Which is all well and good, I guess, only that once she is marked as Sir Stephen's and begins loving him, she feels:

"[...] here it is, come at last, the day I've always been so afraid would come: when for René I'd turn into a shadow belonging to a past life, a life that has been led and that is now gone be. And I am not even sad, now that it has come, and I only feel sorry for him, pity is all I feel, and I can see him every day without feeling hurt that he no longer desires me, without bitterness, without regret." - p.239

This fickleness reminds me of Romeo in Romeo and Juliet by William Shakespeare, and the reason why I never liked that play. See, at the beginning of the play, Romeo is madly in love with Rosaline, but then as soon as he sees Juliet, he's madly in love with her. And then they go and kill themselves for absolutely no good reason.

And that is what I found so disturbing about O.

Her relationship with Sir Stephen is different from that of René, since the first was a lot more dominant, and thus the submission is greater. But to allow herself to be marked by Sir Stephen, knowing very well that she had just recently been declaring her love for René in the same way, makes her seem silly in my eyes. However, if the story had ended as it does, I wouldn't have thought as much of it, but that alternative ending did me in.

It simultaneously ties everything together and tears it all apart.

I understand that O wanted nothing but to be an object to Sir Stephen, her value defined by his use of her. And so if he loses interest in her, she'd rather die. But she had merely replaced René with Sir Stephen, so was it because she was marked?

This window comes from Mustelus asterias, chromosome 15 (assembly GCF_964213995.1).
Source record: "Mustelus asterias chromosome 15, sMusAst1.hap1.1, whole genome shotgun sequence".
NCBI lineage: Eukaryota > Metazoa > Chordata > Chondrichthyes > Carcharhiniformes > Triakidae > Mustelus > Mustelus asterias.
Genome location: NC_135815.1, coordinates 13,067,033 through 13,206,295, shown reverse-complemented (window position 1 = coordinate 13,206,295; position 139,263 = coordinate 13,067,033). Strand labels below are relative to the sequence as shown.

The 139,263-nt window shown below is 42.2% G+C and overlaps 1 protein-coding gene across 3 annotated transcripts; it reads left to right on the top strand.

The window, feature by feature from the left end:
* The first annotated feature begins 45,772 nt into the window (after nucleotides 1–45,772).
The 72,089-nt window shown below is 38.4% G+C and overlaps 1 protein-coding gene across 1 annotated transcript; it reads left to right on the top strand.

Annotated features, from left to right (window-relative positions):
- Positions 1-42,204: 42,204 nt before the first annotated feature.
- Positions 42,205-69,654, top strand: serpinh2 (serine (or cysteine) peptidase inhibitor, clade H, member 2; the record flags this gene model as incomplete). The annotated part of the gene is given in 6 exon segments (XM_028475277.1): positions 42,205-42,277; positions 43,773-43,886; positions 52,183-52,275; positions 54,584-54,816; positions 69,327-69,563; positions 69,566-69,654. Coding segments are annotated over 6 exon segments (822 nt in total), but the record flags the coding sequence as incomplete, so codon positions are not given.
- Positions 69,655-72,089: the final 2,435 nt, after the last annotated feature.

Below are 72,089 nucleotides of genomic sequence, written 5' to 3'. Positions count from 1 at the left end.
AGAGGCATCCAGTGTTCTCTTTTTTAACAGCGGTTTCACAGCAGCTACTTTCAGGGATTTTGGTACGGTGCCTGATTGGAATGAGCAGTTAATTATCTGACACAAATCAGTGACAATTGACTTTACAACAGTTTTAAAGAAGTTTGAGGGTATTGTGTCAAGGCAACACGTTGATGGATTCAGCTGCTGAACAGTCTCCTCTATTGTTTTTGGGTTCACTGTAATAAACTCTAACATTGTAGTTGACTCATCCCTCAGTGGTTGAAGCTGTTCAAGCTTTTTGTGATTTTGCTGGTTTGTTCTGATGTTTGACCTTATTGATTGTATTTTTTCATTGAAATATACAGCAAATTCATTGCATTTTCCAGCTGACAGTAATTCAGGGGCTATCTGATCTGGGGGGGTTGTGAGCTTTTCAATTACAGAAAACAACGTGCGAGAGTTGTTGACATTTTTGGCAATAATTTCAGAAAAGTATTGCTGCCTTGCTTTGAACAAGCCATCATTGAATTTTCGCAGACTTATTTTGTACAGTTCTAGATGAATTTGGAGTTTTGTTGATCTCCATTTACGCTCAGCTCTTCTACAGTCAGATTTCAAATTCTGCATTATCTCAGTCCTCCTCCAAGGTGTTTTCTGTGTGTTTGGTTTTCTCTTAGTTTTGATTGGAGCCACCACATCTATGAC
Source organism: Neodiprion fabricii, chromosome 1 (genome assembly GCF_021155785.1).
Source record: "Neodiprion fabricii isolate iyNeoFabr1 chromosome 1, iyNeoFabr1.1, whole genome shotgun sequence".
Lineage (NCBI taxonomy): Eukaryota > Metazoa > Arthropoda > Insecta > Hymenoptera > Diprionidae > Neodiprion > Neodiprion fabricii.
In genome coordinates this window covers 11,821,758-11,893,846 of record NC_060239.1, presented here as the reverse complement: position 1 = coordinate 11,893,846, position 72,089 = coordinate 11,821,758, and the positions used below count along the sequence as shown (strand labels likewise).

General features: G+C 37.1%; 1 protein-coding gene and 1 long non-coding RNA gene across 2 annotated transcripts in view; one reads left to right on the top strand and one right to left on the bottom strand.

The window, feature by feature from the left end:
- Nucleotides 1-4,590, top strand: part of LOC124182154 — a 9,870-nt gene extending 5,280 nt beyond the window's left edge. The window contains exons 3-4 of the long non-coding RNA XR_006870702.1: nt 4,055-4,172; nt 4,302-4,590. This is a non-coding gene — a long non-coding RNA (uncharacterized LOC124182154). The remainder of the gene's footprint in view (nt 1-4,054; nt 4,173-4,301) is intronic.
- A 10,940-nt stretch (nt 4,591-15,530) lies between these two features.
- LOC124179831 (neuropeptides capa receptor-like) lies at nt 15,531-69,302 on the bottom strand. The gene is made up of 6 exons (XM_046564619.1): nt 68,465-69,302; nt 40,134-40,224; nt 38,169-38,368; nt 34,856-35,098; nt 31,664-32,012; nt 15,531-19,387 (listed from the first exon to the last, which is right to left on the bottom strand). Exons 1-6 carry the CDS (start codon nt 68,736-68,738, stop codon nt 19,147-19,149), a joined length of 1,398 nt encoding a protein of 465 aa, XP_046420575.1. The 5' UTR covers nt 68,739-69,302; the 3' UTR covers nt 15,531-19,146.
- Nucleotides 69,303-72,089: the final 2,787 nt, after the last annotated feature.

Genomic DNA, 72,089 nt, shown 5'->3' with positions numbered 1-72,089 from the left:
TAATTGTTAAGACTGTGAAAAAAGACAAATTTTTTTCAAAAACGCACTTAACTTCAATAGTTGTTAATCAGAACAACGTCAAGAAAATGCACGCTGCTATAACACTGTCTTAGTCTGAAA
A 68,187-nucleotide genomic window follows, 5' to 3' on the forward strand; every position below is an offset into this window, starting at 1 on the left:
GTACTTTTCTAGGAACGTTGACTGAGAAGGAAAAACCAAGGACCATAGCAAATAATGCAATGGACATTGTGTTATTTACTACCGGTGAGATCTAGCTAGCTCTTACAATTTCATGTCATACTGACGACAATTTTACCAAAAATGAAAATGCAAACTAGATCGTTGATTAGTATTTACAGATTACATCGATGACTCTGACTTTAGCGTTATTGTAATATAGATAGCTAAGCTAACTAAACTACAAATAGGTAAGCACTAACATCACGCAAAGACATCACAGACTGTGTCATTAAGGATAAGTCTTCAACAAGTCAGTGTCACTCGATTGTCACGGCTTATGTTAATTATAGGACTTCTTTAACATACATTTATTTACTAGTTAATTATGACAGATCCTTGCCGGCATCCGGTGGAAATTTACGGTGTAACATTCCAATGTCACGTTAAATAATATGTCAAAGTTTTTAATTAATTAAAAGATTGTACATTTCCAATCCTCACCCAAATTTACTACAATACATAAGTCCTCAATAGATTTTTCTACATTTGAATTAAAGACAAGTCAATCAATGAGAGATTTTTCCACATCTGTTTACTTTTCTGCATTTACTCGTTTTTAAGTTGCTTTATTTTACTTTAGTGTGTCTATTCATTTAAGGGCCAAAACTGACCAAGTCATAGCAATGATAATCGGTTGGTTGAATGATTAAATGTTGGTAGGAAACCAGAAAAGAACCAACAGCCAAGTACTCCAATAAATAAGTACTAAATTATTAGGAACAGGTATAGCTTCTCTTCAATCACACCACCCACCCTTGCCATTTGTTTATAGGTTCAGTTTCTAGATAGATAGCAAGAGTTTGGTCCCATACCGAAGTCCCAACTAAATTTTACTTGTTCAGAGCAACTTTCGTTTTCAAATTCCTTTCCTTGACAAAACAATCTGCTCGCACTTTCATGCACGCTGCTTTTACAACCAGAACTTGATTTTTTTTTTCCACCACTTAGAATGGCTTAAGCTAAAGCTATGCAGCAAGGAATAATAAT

Gah, I can't deal with this anymore.

Instead of analysing this to no end, I'll conclude by saying that it was a rather quick read, despite the poor language. I don't know if I bought a particularly bad translation, but it did irk me every now and then. Also there was a lot of plot and people that didn't feel relevant at all, almost as if it was only there as filler.

So yeah, I give it a 3 out of 5 because the story really wasn't that special, if not for the alternative ending, so I'm grateful they put that bit in. There's a part 2 of this story, so we'll see if I pick that up. Knowing myself, I probably will.

4 comments:

  1. Being marked was an indication that Sir Stephen was selfish. Suppose that he had been killed by a meteorite; she would still have had the mark and would have had to explain it to anyone she was intimate with.